Ives, whose internal polling shows her trailing Rauner by 7 percentage points, attacked the governor’s pro-choice governing at the Chicago March for Life in January. “We can change this for once and all,” she said. “We can put the right people in power, the right people in elected office to finally end abortion in our time.” Her rhetoric was remarkably similar to that of Mike Pence, and her campaign tactics have closely mirrored Donald Trump’s. An ad Ives released last month featured a male actor in a dress, a black woman in a union T-shirt, a white woman in the type of pink “pussy hat” popularized by the Women’s March, and a man dressed as an antifa demonstrator respectively thanking Rauner for “signing legislation that lets me use the girls’ bathroom,” enacting a “bailout” of teacher pensions, “making all Illinois families pay for my abortions,” and turning Illinois into “a sanctuary state for illegal immigrant criminals.” The ad was inaccurate on many counts: For one thing, Rauner never signed any bills about bathroom use, though he did sign one that makes it easier for transgender people to change the genders on their birth certificates and one banning conversion “therapy” for gay and trans minors. But Ives is banking that the open vitriol against women, people of color, and immigrants that helped Trump win the Illinois presidential primary will give her a boost against Rauner and the establishment Republican Party, which has historically favored dog whistles over megaphones when it comes to identity-based prejudice.

The Trump presidency is indirectly responsible for Democrats’ long-overdue turn against Lipinski, too. Newman has said that last January’s Women’s March was a “congealing moment” for her new political ambitions. The protest “was really the first time I realized nobody is coming to save us,” she told CNN. “I felt powerful and I felt everyone around me was powerful.” Since Lipinski’s district has gotten younger and less white in recent years, the time seemed right for a shakeup. Lipinski has regularly voted against gay rights, the Affordable Care Act, immigrant rights, and abortion rights. The fact that he’s been able to run unopposed in the Democratic primary for so long (he’s only been primaried once before) in a solidly Democratic district is a testament to the inertia that keeps political parties complacent and stale, to the detriment of progress.

On abortion, Lipinski is no middle-of-the-road legislator along the lines of Tim Kaine or the recently elected Conor Lamb, who say they personally oppose abortion but support a woman’s right to get one. Lipinski calls fetuses “the innocent unborn,” co-sponsors anti-choice legislation, and campaigns with members of the Susan B. Anthony List, one of the most notorious anti-abortion advocacy groups. With Newman as a credible challenger, all the big-name liberal and progressive groups have fallen over themselves to endorse her. EMILY’s List, SEIU, the Human Rights Campaign, MoveOn.org, Kirsten Gillibrand, and Bernie Sanders are all on Team Newman. Last week, Planned Parenthood released a list of “54 Times Rep. Dan Lipinski Sponsored Attacks on Women’s Health” and a group of former Barack Obama aides and allies came out against the congressman. For Lipinski’s part, he’s earned an obligatory nod from Nancy Pelosi, who knows better than to besmirch one of her party members in Congress.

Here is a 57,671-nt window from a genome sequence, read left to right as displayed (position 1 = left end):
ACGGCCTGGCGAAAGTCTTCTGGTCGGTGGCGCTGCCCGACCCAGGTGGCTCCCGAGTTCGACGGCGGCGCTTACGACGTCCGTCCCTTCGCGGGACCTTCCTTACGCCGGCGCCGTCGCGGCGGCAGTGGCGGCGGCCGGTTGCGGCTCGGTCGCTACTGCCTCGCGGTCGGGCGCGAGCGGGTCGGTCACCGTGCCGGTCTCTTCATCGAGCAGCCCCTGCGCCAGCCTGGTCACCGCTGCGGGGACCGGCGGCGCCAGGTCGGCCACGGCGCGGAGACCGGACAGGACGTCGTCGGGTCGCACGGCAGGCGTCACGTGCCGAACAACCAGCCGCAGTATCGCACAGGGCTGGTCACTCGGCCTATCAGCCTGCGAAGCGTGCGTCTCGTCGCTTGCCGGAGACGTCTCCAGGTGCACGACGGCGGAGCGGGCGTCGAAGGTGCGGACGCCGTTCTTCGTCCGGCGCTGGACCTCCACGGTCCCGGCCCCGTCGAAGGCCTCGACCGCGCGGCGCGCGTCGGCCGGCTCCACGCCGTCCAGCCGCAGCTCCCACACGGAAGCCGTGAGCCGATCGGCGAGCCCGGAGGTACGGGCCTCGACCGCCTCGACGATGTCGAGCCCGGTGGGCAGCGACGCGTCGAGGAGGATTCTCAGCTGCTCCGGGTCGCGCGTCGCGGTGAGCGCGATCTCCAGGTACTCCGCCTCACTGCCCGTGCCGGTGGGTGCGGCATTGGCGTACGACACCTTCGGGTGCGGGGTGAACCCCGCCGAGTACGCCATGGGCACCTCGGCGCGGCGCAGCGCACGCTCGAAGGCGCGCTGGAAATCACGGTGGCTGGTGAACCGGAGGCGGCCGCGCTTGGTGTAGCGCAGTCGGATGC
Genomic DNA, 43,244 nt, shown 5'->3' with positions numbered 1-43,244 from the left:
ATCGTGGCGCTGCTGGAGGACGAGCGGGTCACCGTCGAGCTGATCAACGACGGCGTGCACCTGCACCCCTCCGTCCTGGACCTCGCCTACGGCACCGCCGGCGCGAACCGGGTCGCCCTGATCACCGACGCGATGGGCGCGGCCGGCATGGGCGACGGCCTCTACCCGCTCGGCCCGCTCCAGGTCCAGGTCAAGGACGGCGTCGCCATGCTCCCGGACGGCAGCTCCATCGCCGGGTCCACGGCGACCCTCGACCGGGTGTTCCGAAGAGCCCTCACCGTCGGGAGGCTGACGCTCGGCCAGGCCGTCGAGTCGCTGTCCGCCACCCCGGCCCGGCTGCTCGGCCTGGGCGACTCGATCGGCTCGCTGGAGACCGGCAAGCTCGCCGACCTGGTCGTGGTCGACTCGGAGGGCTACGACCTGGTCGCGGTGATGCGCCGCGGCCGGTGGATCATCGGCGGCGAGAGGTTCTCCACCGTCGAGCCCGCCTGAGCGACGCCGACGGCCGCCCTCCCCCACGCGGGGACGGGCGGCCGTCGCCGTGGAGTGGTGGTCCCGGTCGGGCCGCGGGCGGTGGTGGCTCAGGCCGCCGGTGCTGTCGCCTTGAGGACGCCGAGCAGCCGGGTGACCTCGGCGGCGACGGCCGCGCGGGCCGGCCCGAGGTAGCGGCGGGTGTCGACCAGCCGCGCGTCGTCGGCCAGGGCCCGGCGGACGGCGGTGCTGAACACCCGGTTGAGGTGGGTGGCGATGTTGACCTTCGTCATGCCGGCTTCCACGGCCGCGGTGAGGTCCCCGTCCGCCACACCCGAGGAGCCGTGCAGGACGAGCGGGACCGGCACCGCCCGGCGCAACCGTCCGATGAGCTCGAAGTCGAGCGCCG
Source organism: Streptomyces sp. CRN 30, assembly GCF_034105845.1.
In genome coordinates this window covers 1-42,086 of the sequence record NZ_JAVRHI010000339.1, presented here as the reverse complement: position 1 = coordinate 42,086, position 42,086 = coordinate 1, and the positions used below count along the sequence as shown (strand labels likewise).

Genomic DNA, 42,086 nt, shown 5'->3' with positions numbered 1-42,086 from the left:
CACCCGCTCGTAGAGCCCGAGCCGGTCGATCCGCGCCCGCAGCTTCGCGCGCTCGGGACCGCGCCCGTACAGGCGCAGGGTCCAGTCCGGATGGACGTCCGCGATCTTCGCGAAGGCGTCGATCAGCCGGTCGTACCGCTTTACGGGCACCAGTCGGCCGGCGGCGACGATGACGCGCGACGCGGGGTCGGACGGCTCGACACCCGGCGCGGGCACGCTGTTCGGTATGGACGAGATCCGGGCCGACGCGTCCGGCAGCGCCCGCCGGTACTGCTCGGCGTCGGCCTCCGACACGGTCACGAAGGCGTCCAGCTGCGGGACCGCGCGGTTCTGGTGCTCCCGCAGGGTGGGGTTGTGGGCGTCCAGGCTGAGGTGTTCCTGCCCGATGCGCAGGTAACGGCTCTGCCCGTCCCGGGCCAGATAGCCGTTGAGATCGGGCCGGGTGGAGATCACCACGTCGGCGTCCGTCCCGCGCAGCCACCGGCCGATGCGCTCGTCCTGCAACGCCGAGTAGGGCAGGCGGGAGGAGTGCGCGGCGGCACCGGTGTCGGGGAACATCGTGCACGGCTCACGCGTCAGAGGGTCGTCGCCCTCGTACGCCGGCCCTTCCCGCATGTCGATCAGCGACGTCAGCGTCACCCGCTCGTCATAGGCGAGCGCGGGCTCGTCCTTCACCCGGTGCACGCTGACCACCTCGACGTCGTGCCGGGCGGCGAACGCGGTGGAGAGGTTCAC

A recent Public Policy Polling survey has Newman just 2 points behind Lipinski, a gap that’s within the margin of error. If she wins the nomination, the victory will be a rallying point for progressives and women’s rights advocates around the country, who will see it in the context of other recent electoral wins that may have seemed impossible pre-Trump. If she doesn’t, the race should still serve as a warning sign to Democrats who won’t commit to women’s health care.

Earlier this month, Lipinski warned of a rising “tea party of the left” that was threatening the “big tent” party the Democrats needed to create. His constituents will decide tomorrow whether his votes on abortion and health care track with his stated desire “to be for working men and women, for being champions of the middle class,” and whether a big tent should give cover to politicians who deny freedoms and protections to others under it. Lipinski has made decisions on abortion according to his conscience for 13 years in the Senate. Perhaps his district’s next representative will allow women to do the same.